By Allan Alach
I welcome suggested articles, so if you come across a gem, email it to me at firstname.lastname@example.org.
This week’s homework!
The Downside of “Grit”
What Really Happens When Kids Are Pushed to Be More Persistent?
One of the latest GERM bandwagon is the notion of ‘grit.’ In other words, children with ‘grit’ will achieve and from there it follows that driving children is the key to success, or the inverse, that children who are not achieving lack ‘grit’ (i.e. are lazy). Alfie Kohn, typically, deconstructs ‘grit’ in this article.
‘Grit is usually justified as a way to boost academic achievement, which sounds commendable. But take a moment to reflect on other possible goals one might have for children — for example, to lead a life that’s happy and fulfilling, morally admirable, creative, or characterized by psychological health. Any of those objectives would almost certainly lead to prescriptions quite different from “Do one thing and never give up.”’
Whole Brain Teaching…?
Last week’s posting of a video showing Whole Brain Teaching generated some discussion. Being a skeptic, I went looking for an article that backed me up and found one on the Neuroskeptic website. I’ll leave it to proponents of WBT to find reputable articles supporting their claims.
“I’m not saying Whole Brain Teaching is useless, I’m not saying anything about the method itself, but the “brain” claims are misleading. Many of the things they recommend are teaching aids and classroom exercises, and no doubt those are helpful.”
Is ‘filling the pail’ any way to train teachers?
Sticking with the drill and kill theme, here’s an article from 2012 about a similar methodology for ‘training’ teachers.
“I do not fault the teacher in the video for her style. She is performing as taught by a system that, in my opinion, better prepares students for the dutiful obedience of the military than for the intellectual challenges they will encounter in college.”
The Classroom of the Future: Student Centered or Device Centered?
Anthony Cody looking at claims for device centred education. His conclusion is not good for Gates, Murdoch et al.
“And I think these devices will fail ultimately fail to deliver. Here is why.
Do boys dislike school? Or just what they’re learning?
“By not exploring where boys achieve and what this achievement means to them, we know little about how to reengage disenfranchised boys, especially those in the “at-risk” categories, with formal schooling. Learning why they disengaged to begin with, and how to re-engage them, is essential to improving the outcomes for boys in schools.”
Risky Play: Why Children Love It and Need It
“An ironic fact is that children are far more likely to injure themselves in adult-directed sports than in their own freely chosen, self-directed play. That’s because the adult encouragement and competitive nature of the sports lead children to take risks–both of hurting themselves and of hurting others—that they would not choose to take in free play. “
Scientists’ depressing new discovery about the brain
This one’s not directly educational but I’m sure you will see the relevance …
“Science Confirms: Politics Wrecks Your Ability to Do Math.”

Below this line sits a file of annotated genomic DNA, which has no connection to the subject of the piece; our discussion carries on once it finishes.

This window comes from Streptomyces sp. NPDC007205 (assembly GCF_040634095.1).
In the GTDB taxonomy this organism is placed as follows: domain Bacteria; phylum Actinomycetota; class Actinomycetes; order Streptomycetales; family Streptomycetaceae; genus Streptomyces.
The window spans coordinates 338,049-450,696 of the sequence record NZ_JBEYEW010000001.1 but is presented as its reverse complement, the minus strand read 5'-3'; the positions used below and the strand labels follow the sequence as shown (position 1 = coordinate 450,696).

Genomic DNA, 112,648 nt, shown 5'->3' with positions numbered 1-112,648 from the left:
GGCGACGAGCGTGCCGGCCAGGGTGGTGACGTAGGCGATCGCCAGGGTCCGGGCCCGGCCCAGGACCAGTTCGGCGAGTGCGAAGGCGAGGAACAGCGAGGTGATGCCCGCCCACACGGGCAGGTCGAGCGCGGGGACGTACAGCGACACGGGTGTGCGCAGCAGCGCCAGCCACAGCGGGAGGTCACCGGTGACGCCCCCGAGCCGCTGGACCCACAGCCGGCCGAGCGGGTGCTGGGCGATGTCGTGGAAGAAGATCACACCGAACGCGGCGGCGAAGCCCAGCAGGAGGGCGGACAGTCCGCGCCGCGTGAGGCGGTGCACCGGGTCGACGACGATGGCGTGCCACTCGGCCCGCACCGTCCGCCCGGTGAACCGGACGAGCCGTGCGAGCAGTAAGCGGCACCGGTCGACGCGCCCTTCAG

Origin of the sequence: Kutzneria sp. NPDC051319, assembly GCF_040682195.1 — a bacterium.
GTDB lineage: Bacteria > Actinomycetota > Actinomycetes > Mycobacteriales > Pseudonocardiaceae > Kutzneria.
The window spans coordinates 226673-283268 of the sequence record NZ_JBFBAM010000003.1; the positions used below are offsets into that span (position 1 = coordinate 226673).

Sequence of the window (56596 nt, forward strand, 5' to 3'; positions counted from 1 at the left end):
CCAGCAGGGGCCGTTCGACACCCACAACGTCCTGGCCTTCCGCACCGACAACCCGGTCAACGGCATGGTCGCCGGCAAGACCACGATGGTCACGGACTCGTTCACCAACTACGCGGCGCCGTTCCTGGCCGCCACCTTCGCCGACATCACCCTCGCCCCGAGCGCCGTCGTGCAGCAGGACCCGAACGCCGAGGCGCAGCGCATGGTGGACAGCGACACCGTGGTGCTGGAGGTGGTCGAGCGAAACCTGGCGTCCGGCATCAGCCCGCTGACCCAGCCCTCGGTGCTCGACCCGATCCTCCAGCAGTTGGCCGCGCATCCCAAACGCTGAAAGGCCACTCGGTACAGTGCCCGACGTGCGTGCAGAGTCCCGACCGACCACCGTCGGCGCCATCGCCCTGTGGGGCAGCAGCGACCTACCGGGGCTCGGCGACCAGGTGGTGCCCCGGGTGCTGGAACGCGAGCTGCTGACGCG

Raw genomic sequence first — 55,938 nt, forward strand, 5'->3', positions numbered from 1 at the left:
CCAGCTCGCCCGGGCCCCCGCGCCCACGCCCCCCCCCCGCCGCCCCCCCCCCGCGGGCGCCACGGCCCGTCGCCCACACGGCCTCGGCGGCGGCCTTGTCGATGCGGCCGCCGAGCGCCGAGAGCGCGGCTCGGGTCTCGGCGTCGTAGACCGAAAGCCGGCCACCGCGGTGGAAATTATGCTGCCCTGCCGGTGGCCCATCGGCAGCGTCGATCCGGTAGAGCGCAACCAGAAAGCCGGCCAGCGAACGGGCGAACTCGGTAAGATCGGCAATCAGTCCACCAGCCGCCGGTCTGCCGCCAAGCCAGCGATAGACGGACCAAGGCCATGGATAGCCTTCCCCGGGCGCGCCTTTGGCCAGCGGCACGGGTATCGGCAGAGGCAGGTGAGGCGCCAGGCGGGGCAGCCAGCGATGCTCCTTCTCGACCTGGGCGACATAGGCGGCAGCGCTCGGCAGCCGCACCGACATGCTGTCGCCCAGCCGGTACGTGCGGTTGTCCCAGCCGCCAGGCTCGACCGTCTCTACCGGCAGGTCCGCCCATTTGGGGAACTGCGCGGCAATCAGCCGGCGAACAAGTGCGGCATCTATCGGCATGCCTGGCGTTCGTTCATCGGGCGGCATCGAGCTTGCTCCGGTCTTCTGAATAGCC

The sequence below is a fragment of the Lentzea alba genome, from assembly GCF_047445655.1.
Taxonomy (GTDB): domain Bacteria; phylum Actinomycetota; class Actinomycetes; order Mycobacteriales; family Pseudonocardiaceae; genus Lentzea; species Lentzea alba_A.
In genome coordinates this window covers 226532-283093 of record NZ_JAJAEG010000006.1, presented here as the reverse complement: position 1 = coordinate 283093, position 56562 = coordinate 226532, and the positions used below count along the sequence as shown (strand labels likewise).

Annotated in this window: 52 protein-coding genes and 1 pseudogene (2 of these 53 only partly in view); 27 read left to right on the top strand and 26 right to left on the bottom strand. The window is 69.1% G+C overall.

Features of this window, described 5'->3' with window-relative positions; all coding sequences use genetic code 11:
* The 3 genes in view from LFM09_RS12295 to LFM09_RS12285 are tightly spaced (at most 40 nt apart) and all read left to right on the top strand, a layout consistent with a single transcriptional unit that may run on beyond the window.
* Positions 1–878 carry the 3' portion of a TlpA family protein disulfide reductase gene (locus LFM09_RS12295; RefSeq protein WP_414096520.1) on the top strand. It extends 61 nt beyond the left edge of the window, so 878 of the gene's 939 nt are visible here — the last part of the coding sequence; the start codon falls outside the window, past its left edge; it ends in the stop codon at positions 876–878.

Reading Comprehension: Paper or Screen?
A long and somewhat technical article, but don’t let that put you off.
“This suggests that it will not be long before electronic reading might be a better choice than paper reading for reading for comprehension. Such a claim, of course, depends on the familiarity of readers with the interface of that reading technology and its ability to allow for the reading features listed here.”
This week’s contributions from Bruce Hammonds:
Educational Books for Creative Teaching – to develop the gifts and talents of all students
Last week I posted a link to The 50 great books on education.
Here’s Bruce’s own pick of ‘must read’ educational books. Which list do you prefer? What would be in your essential book list?
“I have searched through my postings for some of the best books that provide courage for teachers to make stand against the current anti educational approaches of a market forces competitive ideology.”
50 Ted Talks Every Educator Should Check Out (2014 Edition)
Bruce’s comment: Ideal wet weather viewing or staff Professional Development,
“Using TED Talks to convey an important message or spark creativity might be more effective in teaching students than an individual agenda or preconceived notion of what should be said.”
Is boredom the real epidemic in our schools?
Rapidly being made worse by standards based classrooms…
“It is time we rethink the environments in which we are raising our children and what our priorities are. Are our schools places that provide an environment where childhood can be a happy time full of wonder and exploration? What does that look like and what would it take to make that a reality for children?”
We have lost so much over the past 50 years. We need to return leadership back to creative teachers.
From Bruce’s oldies but goodies file:
“In recent years the myth of the principal as the key to school transformation became persuasive and as result the principal’s status has gone up commensurably. Crowther questions this myth, believing that the reality has not lived up to the rhetoric. The so called ‘heroic leader’ may effect short term change but all too often this is a temporary transformation.”